Kuhn length

The Kuhn length is a theoretical treatment, developed by Werner Kuhn, in which a real polymer chain is considered as a collection of Kuhn segments each with a Kuhn length . Each Kuhn segment can be thought of as if they are freely jointed with each other.[1][2][3][4] Each segment in a freely jointed chain can randomly orient in any direction without the influence of any forces, independent of the directions taken by other segments. Instead of considering a real chain consisting of bonds and with fixed bond angles, torsion angles, and bond lengths, Kuhn considered an equivalent ideal chain with connected segments, now called Kuhn segments, that can orient in any random direction.

The length of a fully stretched chain is for the Kuhn segment chain.[5] In the simplest treatment, such a chain follows the random walk model, where each step taken in a random direction is independent of the directions taken in the previous steps, forming a random coil. The average end-to-end distance for a chain satisfying the random walk model is .

Since the space occupied by a segment in the polymer chain cannot be taken by another segment, a self-avoiding random walk model can also be used. The Kuhn segment construction is useful in that it allows complicated polymers to be treated with simplified models as either a random walk or a self-avoiding walk, which can simplify the treatment considerably.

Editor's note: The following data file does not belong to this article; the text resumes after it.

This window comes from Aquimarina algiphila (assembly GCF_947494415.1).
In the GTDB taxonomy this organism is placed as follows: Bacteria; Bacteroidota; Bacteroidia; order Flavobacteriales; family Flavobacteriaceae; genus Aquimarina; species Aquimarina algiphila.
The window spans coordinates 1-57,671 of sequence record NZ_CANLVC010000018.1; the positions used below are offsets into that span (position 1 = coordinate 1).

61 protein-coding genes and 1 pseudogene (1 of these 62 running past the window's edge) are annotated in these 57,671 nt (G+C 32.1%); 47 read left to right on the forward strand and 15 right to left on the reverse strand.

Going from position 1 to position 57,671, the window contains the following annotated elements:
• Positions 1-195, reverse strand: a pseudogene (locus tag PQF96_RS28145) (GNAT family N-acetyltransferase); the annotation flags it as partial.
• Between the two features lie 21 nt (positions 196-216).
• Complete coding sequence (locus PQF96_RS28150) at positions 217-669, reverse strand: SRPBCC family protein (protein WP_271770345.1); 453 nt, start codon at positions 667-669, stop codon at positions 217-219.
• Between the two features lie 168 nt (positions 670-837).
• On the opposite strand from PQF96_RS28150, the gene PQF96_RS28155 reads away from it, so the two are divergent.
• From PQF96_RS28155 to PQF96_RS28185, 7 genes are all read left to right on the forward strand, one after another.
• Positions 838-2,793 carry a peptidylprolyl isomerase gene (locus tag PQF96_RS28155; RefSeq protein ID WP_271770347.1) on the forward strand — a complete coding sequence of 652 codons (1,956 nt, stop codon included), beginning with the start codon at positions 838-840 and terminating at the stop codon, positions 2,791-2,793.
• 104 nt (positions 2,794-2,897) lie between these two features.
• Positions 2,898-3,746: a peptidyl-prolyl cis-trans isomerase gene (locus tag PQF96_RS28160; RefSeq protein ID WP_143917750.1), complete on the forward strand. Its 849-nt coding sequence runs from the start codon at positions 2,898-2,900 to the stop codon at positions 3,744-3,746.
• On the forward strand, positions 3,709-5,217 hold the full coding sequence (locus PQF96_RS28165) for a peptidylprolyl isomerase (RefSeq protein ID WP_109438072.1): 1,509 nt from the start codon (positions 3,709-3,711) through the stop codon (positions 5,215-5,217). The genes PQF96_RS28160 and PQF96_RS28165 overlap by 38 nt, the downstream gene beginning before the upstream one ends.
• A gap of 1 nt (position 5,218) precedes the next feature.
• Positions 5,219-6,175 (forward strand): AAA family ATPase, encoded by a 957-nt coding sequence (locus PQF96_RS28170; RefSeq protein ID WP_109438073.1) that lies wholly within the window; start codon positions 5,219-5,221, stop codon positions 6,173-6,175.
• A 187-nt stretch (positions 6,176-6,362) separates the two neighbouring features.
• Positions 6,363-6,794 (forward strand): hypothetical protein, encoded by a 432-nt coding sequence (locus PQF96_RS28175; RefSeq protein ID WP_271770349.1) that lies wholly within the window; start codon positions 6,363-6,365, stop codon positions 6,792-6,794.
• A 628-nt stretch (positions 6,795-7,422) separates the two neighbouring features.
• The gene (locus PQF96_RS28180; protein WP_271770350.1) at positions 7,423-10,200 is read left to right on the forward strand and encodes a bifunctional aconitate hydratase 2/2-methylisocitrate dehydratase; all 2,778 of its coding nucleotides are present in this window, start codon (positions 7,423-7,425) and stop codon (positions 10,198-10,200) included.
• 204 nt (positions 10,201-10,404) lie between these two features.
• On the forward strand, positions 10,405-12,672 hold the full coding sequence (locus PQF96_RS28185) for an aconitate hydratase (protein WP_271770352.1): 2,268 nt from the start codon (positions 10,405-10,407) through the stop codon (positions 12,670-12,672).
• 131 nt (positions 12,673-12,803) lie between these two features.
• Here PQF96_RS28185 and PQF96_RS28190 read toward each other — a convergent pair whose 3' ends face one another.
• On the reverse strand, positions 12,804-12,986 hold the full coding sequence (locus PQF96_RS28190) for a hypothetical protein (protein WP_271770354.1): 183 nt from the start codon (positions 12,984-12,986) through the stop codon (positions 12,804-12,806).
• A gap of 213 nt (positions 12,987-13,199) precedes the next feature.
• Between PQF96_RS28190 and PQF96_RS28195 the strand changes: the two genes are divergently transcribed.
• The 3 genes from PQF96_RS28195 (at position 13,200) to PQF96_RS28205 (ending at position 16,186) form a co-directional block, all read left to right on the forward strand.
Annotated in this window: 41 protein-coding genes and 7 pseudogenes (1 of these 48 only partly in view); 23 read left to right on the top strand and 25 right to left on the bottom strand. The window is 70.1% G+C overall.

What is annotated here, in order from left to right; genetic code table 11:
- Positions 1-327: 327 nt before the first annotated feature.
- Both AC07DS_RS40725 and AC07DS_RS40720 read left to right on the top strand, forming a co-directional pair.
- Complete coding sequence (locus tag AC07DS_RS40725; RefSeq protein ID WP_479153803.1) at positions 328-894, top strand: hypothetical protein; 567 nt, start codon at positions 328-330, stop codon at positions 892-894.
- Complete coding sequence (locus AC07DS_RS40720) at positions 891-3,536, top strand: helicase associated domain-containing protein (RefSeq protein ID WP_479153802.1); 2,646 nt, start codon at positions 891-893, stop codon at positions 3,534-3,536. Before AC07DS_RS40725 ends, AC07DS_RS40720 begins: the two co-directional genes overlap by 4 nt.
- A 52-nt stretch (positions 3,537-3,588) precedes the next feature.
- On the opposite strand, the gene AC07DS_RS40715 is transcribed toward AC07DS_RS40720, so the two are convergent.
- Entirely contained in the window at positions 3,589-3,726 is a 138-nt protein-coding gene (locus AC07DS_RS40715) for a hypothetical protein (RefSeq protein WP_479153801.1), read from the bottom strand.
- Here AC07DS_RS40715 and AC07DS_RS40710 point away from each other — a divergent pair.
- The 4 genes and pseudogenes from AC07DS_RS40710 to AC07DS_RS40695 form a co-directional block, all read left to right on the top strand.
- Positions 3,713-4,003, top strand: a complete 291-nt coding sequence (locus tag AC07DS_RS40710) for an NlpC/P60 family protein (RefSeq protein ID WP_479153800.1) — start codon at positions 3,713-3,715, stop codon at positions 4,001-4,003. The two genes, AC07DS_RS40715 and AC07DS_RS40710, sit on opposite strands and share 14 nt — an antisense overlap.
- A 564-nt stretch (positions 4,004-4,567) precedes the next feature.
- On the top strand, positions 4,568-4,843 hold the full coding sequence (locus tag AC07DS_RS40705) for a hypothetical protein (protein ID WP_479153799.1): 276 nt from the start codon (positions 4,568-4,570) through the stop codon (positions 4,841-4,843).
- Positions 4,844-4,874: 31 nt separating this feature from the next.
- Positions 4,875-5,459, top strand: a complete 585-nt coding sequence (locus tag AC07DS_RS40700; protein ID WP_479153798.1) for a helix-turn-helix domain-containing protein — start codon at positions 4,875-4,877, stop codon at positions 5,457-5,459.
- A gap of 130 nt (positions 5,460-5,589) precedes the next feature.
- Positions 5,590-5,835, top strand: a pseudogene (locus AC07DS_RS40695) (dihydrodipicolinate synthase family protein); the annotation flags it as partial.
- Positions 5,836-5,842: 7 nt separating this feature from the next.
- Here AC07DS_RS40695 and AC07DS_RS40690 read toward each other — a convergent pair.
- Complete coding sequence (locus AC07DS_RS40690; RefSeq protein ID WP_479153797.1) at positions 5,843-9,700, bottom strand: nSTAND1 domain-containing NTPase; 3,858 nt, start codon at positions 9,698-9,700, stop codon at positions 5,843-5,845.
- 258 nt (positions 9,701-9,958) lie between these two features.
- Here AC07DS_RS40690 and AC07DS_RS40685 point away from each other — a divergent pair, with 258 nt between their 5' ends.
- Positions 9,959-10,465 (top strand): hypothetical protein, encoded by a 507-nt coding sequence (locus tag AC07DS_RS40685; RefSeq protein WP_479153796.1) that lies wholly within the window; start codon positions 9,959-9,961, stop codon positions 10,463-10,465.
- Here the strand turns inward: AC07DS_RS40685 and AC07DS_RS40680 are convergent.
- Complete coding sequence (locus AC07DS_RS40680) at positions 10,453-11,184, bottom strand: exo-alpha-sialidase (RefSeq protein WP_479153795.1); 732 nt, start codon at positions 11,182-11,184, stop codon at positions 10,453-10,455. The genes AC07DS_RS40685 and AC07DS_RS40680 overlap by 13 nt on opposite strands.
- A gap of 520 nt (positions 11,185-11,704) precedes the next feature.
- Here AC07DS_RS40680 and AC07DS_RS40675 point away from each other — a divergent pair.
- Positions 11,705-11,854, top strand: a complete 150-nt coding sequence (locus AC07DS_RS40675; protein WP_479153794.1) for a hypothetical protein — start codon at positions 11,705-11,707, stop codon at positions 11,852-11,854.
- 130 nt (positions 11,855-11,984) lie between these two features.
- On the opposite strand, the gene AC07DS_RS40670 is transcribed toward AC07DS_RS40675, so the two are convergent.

For an actual homopolymer chain (consists of the same repeat units) with bond length and bond angle θ with a dihedral angle energy potential, the average end-to-end distance can be obtained as

,
where is the average cosine of the dihedral angle.

The fully stretched length . By equating the two expressions for and the two expressions for from the actual chain and the equivalent chain with Kuhn segments, the number of Kuhn segments and the Kuhn segment length can be obtained.

For worm-like chain, Kuhn length equals two times the persistence length.[6]

References

  1. Flory, P.J. (1953) Principles of Polymer Chemistry, Cornell Univ. Press, ISBN 0-8014-0134-8
  2. Flory, P.J. (1969) Statistical Mechanics of Chain Molecules, Wiley, ISBN 0-470-26495-0; reissued 1989, ISBN 1-56990-019-1
  3. Rubinstein, M., Colby, R. H. (2003)Polymer Physics, Oxford University Press, ISBN 0-19-852059-X
  4. Doi, M.; Edwards, S. F. (1988). The Theory of Polymer Dynamics. Volume 73 of International series of monographs on physics. Oxford science publications. p. 391. ISBN 0198520336.
  5. Michael Cross (October 2006), Physics 127a: Class Notes; Lecture 8: Polymers (PDF), California Institute of Technology, retrieved 2013-02-20
  6. Gert R. Strobl (2007) The physics of polymers: concepts for understanding their structures and behavior, Springer, ISBN 3-540-25278-9
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